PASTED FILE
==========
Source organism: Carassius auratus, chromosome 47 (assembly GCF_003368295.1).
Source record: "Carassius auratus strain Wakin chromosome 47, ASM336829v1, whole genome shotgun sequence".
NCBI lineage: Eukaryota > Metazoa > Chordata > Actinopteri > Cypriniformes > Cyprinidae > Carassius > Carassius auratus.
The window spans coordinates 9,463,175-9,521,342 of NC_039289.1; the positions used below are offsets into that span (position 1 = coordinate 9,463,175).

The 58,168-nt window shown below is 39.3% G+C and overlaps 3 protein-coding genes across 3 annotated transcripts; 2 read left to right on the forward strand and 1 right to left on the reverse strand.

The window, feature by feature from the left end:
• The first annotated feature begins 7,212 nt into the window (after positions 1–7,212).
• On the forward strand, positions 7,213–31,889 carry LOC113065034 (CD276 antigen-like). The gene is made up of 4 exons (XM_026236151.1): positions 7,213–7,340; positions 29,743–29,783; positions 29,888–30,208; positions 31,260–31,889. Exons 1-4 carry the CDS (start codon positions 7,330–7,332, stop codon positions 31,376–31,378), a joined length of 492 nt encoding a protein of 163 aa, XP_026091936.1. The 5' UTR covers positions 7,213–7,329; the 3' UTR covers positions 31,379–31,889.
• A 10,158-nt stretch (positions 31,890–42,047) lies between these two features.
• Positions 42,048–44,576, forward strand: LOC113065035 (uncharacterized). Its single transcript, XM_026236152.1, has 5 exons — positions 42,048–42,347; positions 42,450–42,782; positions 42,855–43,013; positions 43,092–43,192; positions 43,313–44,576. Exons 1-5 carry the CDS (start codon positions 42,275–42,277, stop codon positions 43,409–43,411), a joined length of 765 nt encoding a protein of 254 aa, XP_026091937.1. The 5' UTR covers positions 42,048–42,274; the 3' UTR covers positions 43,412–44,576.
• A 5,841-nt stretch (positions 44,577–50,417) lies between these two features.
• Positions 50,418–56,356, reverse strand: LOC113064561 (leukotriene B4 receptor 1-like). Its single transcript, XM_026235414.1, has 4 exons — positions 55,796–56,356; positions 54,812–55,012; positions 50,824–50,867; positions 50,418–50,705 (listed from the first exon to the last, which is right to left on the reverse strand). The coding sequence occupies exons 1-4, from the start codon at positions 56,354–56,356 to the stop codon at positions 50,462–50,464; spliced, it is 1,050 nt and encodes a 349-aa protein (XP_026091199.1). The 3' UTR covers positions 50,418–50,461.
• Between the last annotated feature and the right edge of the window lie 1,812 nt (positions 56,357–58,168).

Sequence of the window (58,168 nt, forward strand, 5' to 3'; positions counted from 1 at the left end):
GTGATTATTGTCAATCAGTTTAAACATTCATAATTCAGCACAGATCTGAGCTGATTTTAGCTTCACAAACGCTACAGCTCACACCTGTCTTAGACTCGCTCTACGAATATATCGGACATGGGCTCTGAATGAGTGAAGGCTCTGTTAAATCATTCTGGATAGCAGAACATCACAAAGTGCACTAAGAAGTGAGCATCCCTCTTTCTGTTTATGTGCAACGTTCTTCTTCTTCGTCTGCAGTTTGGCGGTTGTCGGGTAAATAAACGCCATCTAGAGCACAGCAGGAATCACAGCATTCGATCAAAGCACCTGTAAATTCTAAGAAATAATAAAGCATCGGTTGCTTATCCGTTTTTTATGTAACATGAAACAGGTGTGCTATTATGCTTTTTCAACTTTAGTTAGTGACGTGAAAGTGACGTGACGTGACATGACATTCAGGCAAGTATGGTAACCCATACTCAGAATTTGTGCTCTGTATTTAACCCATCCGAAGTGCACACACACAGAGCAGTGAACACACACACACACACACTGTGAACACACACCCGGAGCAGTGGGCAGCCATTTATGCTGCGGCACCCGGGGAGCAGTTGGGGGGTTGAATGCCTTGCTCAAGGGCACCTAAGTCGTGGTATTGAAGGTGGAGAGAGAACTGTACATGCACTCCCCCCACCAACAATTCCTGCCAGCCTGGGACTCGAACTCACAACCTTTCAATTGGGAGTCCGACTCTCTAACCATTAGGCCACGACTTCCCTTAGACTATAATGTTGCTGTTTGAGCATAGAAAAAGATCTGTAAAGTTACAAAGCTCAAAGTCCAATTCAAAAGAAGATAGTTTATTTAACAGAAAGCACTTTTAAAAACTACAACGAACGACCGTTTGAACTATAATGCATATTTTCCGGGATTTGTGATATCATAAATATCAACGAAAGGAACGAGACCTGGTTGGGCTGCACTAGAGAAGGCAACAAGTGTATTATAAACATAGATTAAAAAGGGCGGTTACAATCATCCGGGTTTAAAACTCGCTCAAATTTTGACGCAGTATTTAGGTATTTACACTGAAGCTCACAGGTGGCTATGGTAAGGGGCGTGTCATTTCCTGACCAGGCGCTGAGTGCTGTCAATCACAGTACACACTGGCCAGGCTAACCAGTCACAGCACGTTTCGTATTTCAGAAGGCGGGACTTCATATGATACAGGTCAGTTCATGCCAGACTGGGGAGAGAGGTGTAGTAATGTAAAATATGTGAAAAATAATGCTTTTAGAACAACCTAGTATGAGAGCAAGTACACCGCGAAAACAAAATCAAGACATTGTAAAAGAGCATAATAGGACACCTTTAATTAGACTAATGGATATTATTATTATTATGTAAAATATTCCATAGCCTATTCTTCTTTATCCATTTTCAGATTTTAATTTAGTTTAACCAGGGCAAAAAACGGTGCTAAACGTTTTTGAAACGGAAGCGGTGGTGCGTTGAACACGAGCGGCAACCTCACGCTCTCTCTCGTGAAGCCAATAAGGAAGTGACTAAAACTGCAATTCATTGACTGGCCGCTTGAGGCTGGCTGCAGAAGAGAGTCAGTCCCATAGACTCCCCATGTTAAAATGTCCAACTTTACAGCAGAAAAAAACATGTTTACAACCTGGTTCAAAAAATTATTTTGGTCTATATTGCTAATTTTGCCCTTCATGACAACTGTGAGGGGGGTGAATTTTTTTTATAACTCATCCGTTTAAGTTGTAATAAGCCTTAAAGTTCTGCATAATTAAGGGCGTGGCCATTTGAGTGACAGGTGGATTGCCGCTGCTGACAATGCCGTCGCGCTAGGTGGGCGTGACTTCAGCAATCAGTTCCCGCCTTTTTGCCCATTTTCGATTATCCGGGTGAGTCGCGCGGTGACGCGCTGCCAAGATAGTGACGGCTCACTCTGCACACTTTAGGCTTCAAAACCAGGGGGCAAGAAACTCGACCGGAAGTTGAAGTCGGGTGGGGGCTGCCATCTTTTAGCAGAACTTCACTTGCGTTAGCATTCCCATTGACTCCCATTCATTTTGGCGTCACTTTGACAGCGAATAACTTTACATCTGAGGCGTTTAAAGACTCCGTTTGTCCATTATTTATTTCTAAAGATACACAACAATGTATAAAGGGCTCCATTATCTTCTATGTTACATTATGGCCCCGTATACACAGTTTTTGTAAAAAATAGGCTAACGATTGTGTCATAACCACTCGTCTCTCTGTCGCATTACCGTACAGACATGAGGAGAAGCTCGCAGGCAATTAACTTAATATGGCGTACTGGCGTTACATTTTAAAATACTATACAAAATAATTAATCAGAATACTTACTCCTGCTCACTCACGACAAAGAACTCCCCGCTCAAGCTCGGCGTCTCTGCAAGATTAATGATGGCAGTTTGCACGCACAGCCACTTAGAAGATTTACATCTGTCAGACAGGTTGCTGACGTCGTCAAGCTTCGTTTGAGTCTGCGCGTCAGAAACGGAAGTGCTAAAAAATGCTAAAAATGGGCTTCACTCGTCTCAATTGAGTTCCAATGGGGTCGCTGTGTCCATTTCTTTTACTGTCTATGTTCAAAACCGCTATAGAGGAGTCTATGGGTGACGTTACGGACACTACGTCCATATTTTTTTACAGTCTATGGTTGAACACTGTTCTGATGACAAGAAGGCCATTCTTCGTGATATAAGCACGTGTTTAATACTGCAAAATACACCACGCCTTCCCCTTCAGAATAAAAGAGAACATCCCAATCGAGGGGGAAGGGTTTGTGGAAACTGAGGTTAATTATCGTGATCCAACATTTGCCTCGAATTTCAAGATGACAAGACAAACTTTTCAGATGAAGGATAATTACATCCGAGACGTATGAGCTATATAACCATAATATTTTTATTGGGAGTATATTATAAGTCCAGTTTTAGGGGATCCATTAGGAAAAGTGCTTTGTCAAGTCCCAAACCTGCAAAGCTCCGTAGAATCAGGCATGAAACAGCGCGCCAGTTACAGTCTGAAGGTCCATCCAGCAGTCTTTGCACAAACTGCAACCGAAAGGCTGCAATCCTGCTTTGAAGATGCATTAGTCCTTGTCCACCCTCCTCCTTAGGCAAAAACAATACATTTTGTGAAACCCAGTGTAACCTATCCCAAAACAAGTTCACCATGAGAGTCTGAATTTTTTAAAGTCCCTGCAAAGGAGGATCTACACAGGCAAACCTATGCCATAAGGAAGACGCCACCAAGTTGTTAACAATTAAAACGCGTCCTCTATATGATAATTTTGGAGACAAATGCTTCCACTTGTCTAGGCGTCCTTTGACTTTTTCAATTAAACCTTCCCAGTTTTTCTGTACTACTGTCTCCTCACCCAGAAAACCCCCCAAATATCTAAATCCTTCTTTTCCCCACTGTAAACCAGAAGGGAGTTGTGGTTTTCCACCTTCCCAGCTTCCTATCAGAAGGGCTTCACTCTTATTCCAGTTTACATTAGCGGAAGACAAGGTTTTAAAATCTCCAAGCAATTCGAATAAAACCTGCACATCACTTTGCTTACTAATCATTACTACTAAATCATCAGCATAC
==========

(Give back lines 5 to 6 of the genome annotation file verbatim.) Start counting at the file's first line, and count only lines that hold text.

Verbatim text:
The 58,168-nt window shown below is 39.3% G+C and overlaps 3 protein-coding genes across 3 annotated transcripts; 2 read left to right on the forward strand and 1 right to left on the reverse strand.

The window, feature by feature from the left end: